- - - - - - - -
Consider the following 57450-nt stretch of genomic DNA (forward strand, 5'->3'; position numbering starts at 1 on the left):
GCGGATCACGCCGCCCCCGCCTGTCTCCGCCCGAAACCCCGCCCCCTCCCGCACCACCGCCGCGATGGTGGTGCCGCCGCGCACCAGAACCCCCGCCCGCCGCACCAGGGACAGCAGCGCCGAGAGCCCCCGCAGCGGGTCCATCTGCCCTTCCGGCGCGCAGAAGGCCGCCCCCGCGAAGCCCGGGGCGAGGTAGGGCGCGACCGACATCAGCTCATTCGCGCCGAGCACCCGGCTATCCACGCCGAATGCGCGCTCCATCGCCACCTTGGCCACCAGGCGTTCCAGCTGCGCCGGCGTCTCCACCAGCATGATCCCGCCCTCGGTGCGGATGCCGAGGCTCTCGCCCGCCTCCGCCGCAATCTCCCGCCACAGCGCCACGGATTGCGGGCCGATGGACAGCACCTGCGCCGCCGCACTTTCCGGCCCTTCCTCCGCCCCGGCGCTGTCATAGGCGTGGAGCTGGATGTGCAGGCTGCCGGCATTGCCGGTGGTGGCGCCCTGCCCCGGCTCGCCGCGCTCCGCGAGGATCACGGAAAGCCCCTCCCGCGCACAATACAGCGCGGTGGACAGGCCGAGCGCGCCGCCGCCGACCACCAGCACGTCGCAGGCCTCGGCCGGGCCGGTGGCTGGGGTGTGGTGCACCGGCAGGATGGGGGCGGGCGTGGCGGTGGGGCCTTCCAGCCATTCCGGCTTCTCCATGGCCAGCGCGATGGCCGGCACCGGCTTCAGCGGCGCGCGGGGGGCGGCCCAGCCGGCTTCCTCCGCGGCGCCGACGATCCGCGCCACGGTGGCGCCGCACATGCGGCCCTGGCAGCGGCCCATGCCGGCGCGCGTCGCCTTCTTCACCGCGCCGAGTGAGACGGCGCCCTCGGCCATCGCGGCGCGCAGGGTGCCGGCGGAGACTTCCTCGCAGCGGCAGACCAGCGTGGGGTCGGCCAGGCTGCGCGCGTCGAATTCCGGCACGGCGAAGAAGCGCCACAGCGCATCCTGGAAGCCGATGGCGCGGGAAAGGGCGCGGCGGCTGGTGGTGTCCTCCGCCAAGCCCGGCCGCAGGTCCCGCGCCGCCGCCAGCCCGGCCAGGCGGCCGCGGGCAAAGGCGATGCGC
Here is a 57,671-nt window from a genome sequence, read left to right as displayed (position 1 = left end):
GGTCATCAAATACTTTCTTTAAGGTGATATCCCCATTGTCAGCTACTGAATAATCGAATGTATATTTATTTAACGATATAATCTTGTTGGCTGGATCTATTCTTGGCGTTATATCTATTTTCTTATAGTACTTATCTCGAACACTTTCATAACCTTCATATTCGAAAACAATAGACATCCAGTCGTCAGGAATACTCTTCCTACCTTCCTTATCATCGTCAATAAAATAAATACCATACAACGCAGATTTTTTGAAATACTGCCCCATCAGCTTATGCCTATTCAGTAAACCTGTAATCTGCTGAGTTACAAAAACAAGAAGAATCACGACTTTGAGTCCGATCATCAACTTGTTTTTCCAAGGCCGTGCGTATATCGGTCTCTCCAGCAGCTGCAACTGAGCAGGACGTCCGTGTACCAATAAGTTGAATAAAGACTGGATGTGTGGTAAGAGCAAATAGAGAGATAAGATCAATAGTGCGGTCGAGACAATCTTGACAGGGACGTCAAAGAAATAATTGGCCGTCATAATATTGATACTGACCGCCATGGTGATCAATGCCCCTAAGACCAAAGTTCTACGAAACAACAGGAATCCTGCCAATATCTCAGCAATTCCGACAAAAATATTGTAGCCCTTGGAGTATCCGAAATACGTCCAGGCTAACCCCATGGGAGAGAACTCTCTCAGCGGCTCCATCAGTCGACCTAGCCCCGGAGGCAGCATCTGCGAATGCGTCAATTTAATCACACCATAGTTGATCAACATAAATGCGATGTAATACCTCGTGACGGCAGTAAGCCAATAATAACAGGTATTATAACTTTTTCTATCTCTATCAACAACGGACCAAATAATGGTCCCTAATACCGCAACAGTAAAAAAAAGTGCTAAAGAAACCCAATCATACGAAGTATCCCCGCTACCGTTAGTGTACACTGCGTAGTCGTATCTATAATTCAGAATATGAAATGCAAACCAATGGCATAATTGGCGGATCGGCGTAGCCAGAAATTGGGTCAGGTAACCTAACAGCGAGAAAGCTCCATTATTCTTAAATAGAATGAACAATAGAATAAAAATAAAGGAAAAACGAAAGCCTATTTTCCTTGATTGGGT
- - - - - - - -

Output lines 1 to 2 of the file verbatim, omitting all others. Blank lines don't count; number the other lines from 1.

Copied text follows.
Consider the following 57450-nt stretch of genomic DNA (forward strand, 5'->3'; position numbering starts at 1 on the left):
GCGGATCACGCCGCCCCCGCCTGTCTCCGCCCGAAACCCCGCCCCCTCCCGCACCACCGCCGCGATGGTGGTGCCGCCGCGCACCAGAACCCCCGCCCGCCGCACCAGGGACAGCAGCGCCGAGAGCCCCCGCAGCGGGTCCATCTGCCCTTCCGGCGCGCAGAAGGCCGCCCCCGCGAAGCCCGGGGCGAGGTAGGGCGCGACCGACATCAGCTCATTCGCGCCGAGCACCCGGCTATCCACGCCGAATGCGCGCTCCATCGCCACCTTGGCCACCAGGCGTTCCAGCTGCGCCGGCGTCTCCACCAGCATGATCCCGCCCTCGGTGCGGATGCCGAGGCTCTCGCCCGCCTCCGCCGCAATCTCCCGCCACAGCGCCACGGATTGCGGGCCGATGGACAGCACCTGCGCCGCCGCACTTTCCGGCCCTTCCTCCGCCCCGGCGCTGTCATAGGCGTGGAGCTGGATGTGCAGGCTGCCGGCATTGCCGGTGGTGGCGCCCTGCCCCGGCTCGCCGCGCTCCGCGAGGATCACGGAAAGCCCCTCCCGCGCACAATACAGCGCGGTGGACAGGCCGAGCGCGCCGCCGCCGACCACCAGCACGTCGCAGGCCTCGGCCGGGCCGGTGGCTGGGGTGTGGTGCACCGGCAGGATGGGGGCGGGCGTGGCGGTGGGGCCTTCCAGCCATTCCGGCTTCTCCATGGCCAGCGCGATGGCCGGCACCGGCTTCAGCGGCGCGCGGGGGGCGGCCCAGCCGGCTTCCTCCGCGGCGCCGACGATCCGCGCCACGGTGGCGCCGCACATGCGGCCCTGGCAGCGGCCCATGCCGGCGCGCGTCGCCTTCTTCACCGCGCCGAGTGAGACGGCGCCCTCGGCCATCGCGGCGCGCAGGGTGCCGGCGGAGACTTCCTCGCAGCGGCAGACCAGCGTGGGGTCGGCCAGGCTGCGCGCGTCGAATTCCGGCACGGCGAAGAAGCGCCACAGCGCATCCTGGAAGCCGATGGCGCGGGAAAGGGCGCGGCGGCTGGTGGTGTCCTCCGCCAAGCCCGGCCGCAGGTCCCGCGCCGCCGCCAGCCCGGCCAGGCGGCCGCGGGCAAAGGCGATGCGC